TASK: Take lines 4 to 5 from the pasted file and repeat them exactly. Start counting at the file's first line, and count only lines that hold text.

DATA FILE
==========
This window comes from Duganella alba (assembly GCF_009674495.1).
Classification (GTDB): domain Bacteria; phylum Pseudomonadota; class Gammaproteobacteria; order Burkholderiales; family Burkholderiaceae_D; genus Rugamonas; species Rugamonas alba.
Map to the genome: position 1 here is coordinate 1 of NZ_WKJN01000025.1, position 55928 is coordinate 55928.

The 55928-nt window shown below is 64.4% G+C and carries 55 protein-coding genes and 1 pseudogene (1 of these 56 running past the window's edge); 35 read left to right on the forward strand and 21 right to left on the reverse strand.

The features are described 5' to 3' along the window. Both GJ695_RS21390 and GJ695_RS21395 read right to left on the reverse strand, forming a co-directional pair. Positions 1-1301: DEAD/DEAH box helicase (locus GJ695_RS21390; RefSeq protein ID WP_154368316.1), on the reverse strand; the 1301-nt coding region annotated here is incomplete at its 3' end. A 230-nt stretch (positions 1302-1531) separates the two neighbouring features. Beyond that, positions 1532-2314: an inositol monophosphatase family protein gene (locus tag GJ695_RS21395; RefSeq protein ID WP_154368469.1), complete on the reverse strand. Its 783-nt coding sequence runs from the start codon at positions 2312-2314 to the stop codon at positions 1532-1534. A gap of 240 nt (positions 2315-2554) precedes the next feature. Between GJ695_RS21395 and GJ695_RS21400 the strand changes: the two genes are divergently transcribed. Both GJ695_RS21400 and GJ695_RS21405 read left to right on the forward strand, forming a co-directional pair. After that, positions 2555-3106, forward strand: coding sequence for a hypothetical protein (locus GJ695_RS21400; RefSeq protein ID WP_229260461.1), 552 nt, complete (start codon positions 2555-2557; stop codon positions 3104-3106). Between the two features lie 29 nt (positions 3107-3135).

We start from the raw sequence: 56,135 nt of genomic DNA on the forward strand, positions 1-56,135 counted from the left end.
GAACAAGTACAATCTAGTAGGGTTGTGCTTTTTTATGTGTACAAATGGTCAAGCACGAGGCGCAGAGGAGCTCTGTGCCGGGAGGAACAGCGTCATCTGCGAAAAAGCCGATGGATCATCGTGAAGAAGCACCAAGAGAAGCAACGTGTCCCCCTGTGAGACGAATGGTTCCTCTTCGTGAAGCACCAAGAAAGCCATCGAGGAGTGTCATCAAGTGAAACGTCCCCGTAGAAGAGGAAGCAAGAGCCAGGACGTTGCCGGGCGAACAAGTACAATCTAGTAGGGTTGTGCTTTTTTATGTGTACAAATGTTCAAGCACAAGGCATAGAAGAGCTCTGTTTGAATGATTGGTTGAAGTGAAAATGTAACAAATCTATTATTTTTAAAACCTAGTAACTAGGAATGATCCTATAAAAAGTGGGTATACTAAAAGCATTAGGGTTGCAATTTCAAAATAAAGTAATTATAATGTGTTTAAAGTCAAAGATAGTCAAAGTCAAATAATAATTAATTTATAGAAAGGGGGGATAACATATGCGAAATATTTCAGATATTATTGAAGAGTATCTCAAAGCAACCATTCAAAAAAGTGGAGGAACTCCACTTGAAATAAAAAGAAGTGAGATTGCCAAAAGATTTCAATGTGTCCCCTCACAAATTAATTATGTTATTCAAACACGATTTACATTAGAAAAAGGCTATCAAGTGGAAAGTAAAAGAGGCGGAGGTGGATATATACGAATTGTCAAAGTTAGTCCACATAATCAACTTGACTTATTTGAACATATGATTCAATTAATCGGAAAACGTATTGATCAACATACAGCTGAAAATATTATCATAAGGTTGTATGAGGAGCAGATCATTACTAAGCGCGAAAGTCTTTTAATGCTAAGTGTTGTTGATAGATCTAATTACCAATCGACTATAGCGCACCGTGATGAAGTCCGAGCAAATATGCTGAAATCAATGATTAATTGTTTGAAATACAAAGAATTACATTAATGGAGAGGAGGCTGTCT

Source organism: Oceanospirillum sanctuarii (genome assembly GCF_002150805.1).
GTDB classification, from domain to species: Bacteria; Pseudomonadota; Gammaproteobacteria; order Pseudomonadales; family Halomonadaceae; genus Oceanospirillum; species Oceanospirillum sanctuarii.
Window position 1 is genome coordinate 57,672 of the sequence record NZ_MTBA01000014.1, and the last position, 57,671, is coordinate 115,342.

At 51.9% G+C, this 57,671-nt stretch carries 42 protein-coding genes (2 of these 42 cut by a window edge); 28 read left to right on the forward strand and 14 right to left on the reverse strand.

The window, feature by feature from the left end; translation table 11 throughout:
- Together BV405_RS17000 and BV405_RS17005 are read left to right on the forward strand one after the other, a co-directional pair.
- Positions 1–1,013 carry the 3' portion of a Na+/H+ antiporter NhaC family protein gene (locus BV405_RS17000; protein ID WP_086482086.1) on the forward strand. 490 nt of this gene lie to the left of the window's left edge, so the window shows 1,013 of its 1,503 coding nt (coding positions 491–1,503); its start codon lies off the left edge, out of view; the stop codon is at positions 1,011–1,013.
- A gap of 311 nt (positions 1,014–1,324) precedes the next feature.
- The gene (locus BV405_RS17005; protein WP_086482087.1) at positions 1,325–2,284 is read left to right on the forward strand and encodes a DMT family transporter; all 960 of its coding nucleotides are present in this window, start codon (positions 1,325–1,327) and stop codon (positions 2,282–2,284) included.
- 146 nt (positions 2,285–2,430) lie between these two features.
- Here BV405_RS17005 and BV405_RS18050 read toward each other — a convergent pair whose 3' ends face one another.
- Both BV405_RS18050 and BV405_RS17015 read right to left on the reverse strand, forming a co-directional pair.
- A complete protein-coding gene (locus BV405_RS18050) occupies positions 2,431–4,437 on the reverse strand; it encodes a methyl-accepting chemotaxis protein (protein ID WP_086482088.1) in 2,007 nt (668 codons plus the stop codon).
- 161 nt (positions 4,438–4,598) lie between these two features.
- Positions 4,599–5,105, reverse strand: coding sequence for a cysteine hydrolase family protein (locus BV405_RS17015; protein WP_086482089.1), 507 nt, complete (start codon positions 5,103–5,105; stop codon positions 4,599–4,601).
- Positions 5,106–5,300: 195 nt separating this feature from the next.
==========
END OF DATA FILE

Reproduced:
The 55928-nt window shown below is 64.4% G+C and carries 55 protein-coding genes and 1 pseudogene (1 of these 56 running past the window's edge); 35 read left to right on the forward strand and 21 right to left on the reverse strand.

The features are described 5' to 3' along the window. Both GJ695_RS21390 and GJ695_RS21395 read right to left on the reverse strand, forming a co-directional pair. Positions 1-1301: DEAD/DEAH box helicase (locus GJ695_RS21390; RefSeq protein ID WP_154368316.1), on the reverse strand; the 1301-nt coding region annotated here is incomplete at its 3' end. A 230-nt stretch (positions 1302-1531) separates the two neighbouring features. Beyond that, positions 1532-2314: an inositol monophosphatase family protein gene (locus tag GJ695_RS21395; RefSeq protein ID WP_154368469.1), complete on the reverse strand. Its 783-nt coding sequence runs from the start codon at positions 2312-2314 to the stop codon at positions 1532-1534. A gap of 240 nt (positions 2315-2554) precedes the next feature. Between GJ695_RS21395 and GJ695_RS21400 the strand changes: the two genes are divergently transcribed. Both GJ695_RS21400 and GJ695_RS21405 read left to right on the forward strand, forming a co-directional pair. After that, positions 2555-3106, forward strand: coding sequence for a hypothetical protein (locus GJ695_RS21400; RefSeq protein ID WP_229260461.1), 552 nt, complete (start codon positions 2555-2557; stop codon positions 3104-3106). Between the two features lie 29 nt (positions 3107-3135).